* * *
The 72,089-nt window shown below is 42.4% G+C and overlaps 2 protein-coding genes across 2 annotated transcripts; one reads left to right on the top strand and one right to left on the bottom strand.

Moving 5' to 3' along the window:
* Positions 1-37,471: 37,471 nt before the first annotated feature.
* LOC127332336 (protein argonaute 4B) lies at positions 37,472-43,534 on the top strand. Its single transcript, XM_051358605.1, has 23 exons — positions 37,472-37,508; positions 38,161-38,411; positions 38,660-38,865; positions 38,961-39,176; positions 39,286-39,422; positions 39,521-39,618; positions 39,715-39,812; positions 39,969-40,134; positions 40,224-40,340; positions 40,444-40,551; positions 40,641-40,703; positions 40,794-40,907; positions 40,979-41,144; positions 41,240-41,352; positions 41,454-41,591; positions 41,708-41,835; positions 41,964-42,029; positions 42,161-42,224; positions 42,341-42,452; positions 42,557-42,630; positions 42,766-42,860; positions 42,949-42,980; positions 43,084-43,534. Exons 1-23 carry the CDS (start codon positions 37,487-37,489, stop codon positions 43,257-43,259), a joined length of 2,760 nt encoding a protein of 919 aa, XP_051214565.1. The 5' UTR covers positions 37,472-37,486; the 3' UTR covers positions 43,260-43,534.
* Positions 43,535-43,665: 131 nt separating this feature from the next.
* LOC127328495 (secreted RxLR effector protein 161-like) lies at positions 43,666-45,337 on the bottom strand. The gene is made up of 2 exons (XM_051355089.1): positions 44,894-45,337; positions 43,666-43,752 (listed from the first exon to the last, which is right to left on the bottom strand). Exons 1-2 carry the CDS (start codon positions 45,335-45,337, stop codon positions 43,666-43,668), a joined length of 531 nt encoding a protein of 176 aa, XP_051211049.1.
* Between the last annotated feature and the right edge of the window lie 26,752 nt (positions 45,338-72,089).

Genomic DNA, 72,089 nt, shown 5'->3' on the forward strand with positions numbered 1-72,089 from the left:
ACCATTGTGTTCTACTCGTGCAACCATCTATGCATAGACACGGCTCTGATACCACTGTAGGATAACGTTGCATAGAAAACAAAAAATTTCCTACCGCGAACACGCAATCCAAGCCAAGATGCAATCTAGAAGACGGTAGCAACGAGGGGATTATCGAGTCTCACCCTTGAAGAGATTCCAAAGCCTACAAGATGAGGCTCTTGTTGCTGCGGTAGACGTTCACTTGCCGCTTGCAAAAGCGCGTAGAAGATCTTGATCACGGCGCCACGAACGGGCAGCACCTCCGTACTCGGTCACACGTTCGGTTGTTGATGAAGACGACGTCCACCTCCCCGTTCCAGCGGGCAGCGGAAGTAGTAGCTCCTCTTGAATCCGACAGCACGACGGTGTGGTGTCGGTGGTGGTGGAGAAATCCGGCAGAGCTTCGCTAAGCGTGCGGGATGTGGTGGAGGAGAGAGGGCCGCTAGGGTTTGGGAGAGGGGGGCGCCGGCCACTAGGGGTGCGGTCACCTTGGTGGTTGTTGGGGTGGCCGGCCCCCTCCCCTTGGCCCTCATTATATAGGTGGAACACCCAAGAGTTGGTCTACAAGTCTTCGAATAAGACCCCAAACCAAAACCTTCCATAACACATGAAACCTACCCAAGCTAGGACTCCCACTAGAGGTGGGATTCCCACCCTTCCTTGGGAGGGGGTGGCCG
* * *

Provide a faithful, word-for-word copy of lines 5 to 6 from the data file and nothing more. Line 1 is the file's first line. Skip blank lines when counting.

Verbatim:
* Positions 43,535-43,665: 131 nt separating this feature from the next.
* LOC127328495 (secreted RxLR effector protein 161-like) lies at positions 43,666-45,337 on the bottom strand. The gene is made up of 2 exons (XM_051355089.1): positions 44,894-45,337; positions 43,666-43,752 (listed from the first exon to the last, which is right to left on the bottom strand). Exons 1-2 carry the CDS (start codon positions 45,335-45,337, stop codon positions 43,666-43,668), a joined length of 531 nt encoding a protein of 176 aa, XP_051211049.1.